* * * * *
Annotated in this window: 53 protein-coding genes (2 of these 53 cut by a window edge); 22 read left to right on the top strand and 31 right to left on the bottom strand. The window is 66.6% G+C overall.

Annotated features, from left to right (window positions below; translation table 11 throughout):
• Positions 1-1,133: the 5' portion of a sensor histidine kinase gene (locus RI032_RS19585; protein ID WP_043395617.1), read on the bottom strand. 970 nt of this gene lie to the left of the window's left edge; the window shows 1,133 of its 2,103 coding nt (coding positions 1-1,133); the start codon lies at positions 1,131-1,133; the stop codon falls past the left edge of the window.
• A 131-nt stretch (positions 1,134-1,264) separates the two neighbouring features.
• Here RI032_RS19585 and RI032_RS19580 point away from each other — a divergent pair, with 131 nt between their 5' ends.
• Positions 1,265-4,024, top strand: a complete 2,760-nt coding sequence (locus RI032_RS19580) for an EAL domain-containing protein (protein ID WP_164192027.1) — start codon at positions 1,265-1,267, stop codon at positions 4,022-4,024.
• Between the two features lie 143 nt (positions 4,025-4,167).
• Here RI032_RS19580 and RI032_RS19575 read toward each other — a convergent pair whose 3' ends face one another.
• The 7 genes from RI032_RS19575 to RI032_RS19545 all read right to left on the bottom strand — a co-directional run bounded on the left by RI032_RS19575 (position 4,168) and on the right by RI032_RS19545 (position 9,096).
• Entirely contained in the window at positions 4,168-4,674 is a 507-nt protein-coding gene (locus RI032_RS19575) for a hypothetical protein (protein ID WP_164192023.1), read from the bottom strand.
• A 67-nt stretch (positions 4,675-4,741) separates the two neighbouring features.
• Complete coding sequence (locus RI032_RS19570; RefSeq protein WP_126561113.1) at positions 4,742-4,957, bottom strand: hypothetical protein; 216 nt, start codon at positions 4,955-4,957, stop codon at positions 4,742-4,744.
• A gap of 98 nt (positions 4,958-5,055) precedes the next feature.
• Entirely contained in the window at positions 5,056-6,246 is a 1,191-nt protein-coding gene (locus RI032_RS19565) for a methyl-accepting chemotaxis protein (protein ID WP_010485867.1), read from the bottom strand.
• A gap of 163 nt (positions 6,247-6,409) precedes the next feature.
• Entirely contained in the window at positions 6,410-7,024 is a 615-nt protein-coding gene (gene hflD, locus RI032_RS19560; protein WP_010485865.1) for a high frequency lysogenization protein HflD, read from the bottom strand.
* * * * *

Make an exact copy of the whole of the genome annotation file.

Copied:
Annotated in this window: 53 protein-coding genes (2 of these 53 cut by a window edge); 22 read left to right on the top strand and 31 right to left on the bottom strand. The window is 66.6% G+C overall.

Annotated features, from left to right (window positions below; translation table 11 throughout):
• Positions 1-1,133: the 5' portion of a sensor histidine kinase gene (locus RI032_RS19585; protein ID WP_043395617.1), read on the bottom strand. 970 nt of this gene lie to the left of the window's left edge; the window shows 1,133 of its 2,103 coding nt (coding positions 1-1,133); the start codon lies at positions 1,131-1,133; the stop codon falls past the left edge of the window.
• A 131-nt stretch (positions 1,134-1,264) separates the two neighbouring features.
• Here RI032_RS19585 and RI032_RS19580 point away from each other — a divergent pair, with 131 nt between their 5' ends.
• Positions 1,265-4,024, top strand: a complete 2,760-nt coding sequence (locus RI032_RS19580) for an EAL domain-containing protein (protein ID WP_164192027.1) — start codon at positions 1,265-1,267, stop codon at positions 4,022-4,024.
• Between the two features lie 143 nt (positions 4,025-4,167).
• Here RI032_RS19580 and RI032_RS19575 read toward each other — a convergent pair whose 3' ends face one another.
• The 7 genes from RI032_RS19575 to RI032_RS19545 all read right to left on the bottom strand — a co-directional run bounded on the left by RI032_RS19575 (position 4,168) and on the right by RI032_RS19545 (position 9,096).
• Entirely contained in the window at positions 4,168-4,674 is a 507-nt protein-coding gene (locus RI032_RS19575) for a hypothetical protein (protein ID WP_164192023.1), read from the bottom strand.
• A 67-nt stretch (positions 4,675-4,741) separates the two neighbouring features.
• Complete coding sequence (locus RI032_RS19570; RefSeq protein WP_126561113.1) at positions 4,742-4,957, bottom strand: hypothetical protein; 216 nt, start codon at positions 4,955-4,957, stop codon at positions 4,742-4,744.
• A gap of 98 nt (positions 4,958-5,055) precedes the next feature.
• Entirely contained in the window at positions 5,056-6,246 is a 1,191-nt protein-coding gene (locus RI032_RS19565) for a methyl-accepting chemotaxis protein (protein ID WP_010485867.1), read from the bottom strand.
• A gap of 163 nt (positions 6,247-6,409) precedes the next feature.
• Entirely contained in the window at positions 6,410-7,024 is a 615-nt protein-coding gene (gene hflD, locus RI032_RS19560; protein WP_010485865.1) for a high frequency lysogenization protein HflD, read from the bottom strand.